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Some Patriots in paradise still dealing with Super Bowl loss

KAPOLEI, Hawaii -- The pain doesn't go away. No amount of sun, sand, or surf will change that.

The six New England Patriots here for the Pro Bowl have plenty to distract them from their loss to the New York Giants in Super Bowl XLII -- the one that kept them from a record-breaking season of perfection.

But not even a week in paradise, preparing for the league's annual all-star game, is going to make them feel better about what happened last Sunday at University of Phoenix Stadium in Glendale, Ariz.

"It still hurts," offensive guard Logan Mankins said. "That's the game you're supposed to win, the Super Bowl. It hurts everyone, whether you're 18-0 and lose it or 11-5 and lose it."

"This gets you away and it allows you to not think about it," said center Dan Koppen. "But it doesn't lessen it or dull it whatsoever. You just try and enjoy the week."

Mankins, Koppen, offensive tackle Matt Light, defensive tackle Vince Wilfork, linebacker Mike Vrabel, and cornerback Asante Samuel comprise the Patriots' Pro Bowl contingent. Quarterback Tom Brady and wide receiver Randy Moss also were selected to the AFC squad, but pulled out of the game.

After making an impromptu decision to shave his beard during a lengthy wait on a bus carrying players to their hotel after the Super Bowl, Mankins found himself trying to sort out how it had all gone so wrong against the Giants. The Patriots' offense, which set an NFL record for scoring during the regular season, was unable to accomplish much of anything against a punishing defense that sacked Brady five times and hit him repeatedly.

Mankins slept through much of the six-hour flight Monday from Phoenix to Honolulu, although he occasionally was jabbed awake by what took place against the Giants.

"It comes in your mind sometimes, like, 'How did we let that one get away?'" he said. "But that's how it goes sometimes. They played better that night. They made the plays when they had to and we didn't."

Mankins will get over the loss. It might not be this week or next week or next month. It might not be until deep into the offseason. But he'll get over it.

"Oh, yeah," he said. "There are a lot more important things than football.

"But we'll be working all offseason thinking about that one game, just like last year when we lost (to Indianapolis in the AFC Championship Game). A lot of guys still thought about that game as this season was going on. Those are the kind of games that drive you to be better."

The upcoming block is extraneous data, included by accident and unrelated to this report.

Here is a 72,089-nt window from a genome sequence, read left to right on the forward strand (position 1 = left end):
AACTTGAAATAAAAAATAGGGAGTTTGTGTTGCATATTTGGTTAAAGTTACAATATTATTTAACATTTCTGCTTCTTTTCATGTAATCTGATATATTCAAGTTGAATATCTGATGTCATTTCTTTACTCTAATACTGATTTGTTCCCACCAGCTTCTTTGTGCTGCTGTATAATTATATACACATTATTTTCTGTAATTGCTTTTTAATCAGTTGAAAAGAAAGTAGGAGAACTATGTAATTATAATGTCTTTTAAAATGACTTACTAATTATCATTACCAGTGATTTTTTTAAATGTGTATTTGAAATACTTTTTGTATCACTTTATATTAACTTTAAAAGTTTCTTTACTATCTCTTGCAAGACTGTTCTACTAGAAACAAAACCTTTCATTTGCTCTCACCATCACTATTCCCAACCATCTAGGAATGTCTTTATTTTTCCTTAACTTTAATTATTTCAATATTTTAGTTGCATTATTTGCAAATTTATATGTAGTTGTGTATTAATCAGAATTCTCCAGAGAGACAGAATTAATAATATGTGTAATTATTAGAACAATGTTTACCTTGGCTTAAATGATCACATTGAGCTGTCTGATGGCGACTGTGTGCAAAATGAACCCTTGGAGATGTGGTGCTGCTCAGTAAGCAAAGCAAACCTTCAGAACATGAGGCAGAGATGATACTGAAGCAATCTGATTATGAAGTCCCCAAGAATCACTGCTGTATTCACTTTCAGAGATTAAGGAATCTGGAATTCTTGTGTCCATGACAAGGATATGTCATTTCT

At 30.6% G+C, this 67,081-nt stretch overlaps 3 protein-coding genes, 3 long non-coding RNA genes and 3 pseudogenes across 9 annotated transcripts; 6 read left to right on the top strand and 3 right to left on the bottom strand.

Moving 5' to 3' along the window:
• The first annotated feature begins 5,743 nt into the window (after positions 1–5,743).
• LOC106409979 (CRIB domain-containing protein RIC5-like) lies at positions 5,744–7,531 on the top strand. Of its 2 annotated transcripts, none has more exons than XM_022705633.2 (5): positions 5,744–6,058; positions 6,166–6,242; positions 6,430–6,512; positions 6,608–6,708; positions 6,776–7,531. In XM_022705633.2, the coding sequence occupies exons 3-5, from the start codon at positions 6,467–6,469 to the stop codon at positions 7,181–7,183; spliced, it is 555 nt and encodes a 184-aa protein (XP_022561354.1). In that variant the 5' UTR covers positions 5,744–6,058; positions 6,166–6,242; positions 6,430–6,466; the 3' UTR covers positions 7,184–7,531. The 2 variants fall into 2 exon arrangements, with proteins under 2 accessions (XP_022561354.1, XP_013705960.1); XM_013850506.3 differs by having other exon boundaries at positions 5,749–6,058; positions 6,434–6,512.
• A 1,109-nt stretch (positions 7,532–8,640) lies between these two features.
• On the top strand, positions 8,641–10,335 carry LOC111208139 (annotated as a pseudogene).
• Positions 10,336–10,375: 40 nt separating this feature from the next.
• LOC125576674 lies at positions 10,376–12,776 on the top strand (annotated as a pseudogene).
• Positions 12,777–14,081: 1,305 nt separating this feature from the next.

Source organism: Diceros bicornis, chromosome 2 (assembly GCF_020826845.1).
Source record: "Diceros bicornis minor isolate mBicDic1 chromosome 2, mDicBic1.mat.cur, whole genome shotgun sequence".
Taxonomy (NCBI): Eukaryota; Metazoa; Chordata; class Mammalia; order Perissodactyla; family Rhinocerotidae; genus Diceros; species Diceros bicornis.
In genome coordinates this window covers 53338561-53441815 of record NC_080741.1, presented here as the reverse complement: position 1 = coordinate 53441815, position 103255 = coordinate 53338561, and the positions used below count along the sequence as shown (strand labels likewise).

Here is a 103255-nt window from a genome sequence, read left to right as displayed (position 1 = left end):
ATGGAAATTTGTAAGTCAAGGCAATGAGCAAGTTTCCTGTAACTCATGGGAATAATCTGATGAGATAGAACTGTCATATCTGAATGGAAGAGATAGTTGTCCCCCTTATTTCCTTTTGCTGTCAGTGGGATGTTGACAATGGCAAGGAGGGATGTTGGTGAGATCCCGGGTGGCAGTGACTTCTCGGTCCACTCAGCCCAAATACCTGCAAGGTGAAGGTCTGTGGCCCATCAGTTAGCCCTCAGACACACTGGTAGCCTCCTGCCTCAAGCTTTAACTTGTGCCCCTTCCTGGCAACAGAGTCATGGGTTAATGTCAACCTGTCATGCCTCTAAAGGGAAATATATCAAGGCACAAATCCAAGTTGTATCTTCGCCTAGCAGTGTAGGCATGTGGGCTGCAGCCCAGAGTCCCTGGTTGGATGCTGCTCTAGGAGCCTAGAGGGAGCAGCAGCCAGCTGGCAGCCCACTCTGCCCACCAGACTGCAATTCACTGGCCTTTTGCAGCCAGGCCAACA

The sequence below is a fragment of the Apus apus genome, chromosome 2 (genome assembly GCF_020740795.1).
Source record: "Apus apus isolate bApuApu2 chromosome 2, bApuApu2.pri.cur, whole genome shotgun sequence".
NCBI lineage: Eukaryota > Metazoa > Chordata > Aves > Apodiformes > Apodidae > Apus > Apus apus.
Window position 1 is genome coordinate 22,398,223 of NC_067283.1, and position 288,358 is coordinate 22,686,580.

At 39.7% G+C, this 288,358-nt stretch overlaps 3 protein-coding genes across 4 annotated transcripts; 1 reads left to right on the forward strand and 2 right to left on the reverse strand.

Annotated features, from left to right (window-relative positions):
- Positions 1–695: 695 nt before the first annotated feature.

As crushing as the loss might have been, the PatriotsPro Bowlers are willing to give the Giants their due.

"Congratulations to them, they deserved it," Wilfork said. "To go through what they went through in the first part of the season, everybody doubting them … I think they shut up a lot of people, especially a lot of people who doubted Peyton Manning's brother, Eli. I was telling Peyton today (during the AFC practice) I was very proud of what he did. He showed what a true champion's all about. He took in all of the criticism and turned it around."

"It's hard, but the Giants played really well and they deserved to win," Koppen said. "They made more plays than us."

Were the heavily favored Patriots guilty of being overconfident?

Koppen didn't think that was the case at all.

"We go into every game with the same mentality," he said. "We don't have those types of players that look past teams, and this definitely wasn't the case. We were going into the biggest game of our careers, against a really good football team that earned and deserved everything that they got, so no one was taking them for granted whatsoever."

"When you lose a game like that, it's hard to put into words what all goes through your mind," Light said. "But, hey, we had a great season. We've got a lot to be proud of and lot of things that went really well for us. It just didn't happen there at the end."

Wilfork took a different view. As far as he was concerned, there was nothing good about the Patriots' season after the Super Bowl loss.

All of that talk about the 2007-08 team being recognized as the greatest or one of the greatest of all-time? In Wilfork's eyes, it died with the final tick on the Patriots' 17-14 loss to the Giants.

"Going 18-1, a lot of people look at it as a great year," he said. "We accomplished a lot, but at the end of the day, I'd rather be 10-6 with a Super Bowl ring than 18-1 without one. To me, 18-1 doesn't mean anything. You play this game for one reason and one reason only, and that's to get to the Super Bowl and win it. We came up short."

Wilfork probably has had the easiest time keeping the Super Bowl loss from gnawing at his psyche. As a first-time Pro Bowler and visitor to Hawaii, he is treating this week as a much-anticipated vacation.

"After we walked off the field, my mind was already on Hawaii," Wilfork said. "Now that it's here, I'm going to make the best of it."

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